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Middle east

International sanctions and Iran

Text by Mehdi Chebil

Latest update : 2010-06-09

For several years the international community has steadily intensified pressure on Iran over its nuclear program, without much success. Below is a detailed review of current sanctions and other potential measures that could be adopted.

The UN suspects Iran of conducting a clandestine military nuclear program in violation of its international obligations. Since 2006, three successive UN sanction regimes have been established to pressure Tehran to cease its uranium enrichment activities.

UN sanctions

Adopted in December 2006, Resolution 1737 prohibits the transfer of all nuclear-related technologies and materials to Iran, and establishes an export ban on arms and related material from the country. It also freezes foreign assets owned by Iranian companies and individuals involved in Iran's nuclear program.
These sanctions were reinforced by Resolution 1747 in March 2007, with the UN imposing an arms embargo on Iran and financial sanctions on 28 new Iranian companies and individuals. This list includes institutions suspected of financing the Iranian nuclear effort, such as the Sepah Bank, as well as businesses linked to the regime’s ideological army, the Revolutionary Guards.

Passed in March 2008, Resolution 1803 tightens travel bans and extends financial sanctions to 12 new companies and 13 executives. Melli Bank, Iran's largest financial institution with many foreign branches, felt the blow particularly hard.

The latest UN resolution condemning Iran came in September 2008. However, absent agreement from Russia and China, who both possess veto power on the UN Security Council, no new sanctions have been adopted as of yet.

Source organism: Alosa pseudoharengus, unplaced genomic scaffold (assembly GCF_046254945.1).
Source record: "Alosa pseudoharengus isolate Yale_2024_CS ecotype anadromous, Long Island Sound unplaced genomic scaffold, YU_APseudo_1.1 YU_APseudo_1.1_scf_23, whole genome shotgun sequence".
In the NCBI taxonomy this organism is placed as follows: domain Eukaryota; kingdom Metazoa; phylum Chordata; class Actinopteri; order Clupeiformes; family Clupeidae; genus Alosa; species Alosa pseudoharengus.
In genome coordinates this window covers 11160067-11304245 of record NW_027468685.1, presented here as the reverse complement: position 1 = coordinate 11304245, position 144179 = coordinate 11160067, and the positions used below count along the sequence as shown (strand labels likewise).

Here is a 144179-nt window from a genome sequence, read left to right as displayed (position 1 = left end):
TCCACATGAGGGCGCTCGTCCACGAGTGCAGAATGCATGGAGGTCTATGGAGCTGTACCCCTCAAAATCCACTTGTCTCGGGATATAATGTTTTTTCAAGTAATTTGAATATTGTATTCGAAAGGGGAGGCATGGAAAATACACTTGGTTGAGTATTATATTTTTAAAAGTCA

US sanctions

US sanctions targeted Iran's energy sector. The Iran Libya Sanctions Act of 1996 threatens any foreign firm that invests over 20 million dollars a year in Iran's energy sector with financial repercussions. These measures have prompted Western companies to gradually abandon Iran, and in July 2008 French oil group Total became the last major Western company to throw in the towel. Its chairman, Christophe de Margerie, justified the decision at the time by citing "excessively high political risk" in an interview with the Financial Times.
The U.S. Treasury also imposed financial sanctions upon the Iranian banks Mellat, Saderat and Melli in October 2007. These sanctions were progressively extended to encompass companies close to the Revolutionary Guards, and enabled the U.S. in February 2010 to block all financial transactions involving Khatam al-Anbiya, an Iranian group led by senior Guards officer General Rustum Qasemi.

U.S. sanctions have resulted in record fines for several major western financial institutions. In January 2009, the British bank Lloyds paid a 350 million dollar fine for facilitating bank transfers between Iran and the United States. In December 2009, Credit Suisse was fined 536 million dollars for effecting illegal payments.
Petrol imports in the crosshairs?

So far, no action has yet succeeded in deterring Tehran from pursuing its uranium enrichment program.

In response to this intransigence, the U.S. Congress is currently preparing legislation that will penalize foreign companies supplying refined oil products to Iran. A bill to that effect was passed by the U.S. House of Representatives, which has set a deadline of 28 May 2010 to reach agreement with the Senate on the law.

According to U.S. lawmakers, this measure would allow them to strike at Iran’s Achilles’ heel, given that Russian and Chinese influence will probably limit the scope of future UN sanctions. Iran is a major crude oil producer and in dire need of refining capacity: it imports about 40% of its petrol.

Date created : 2010-05-05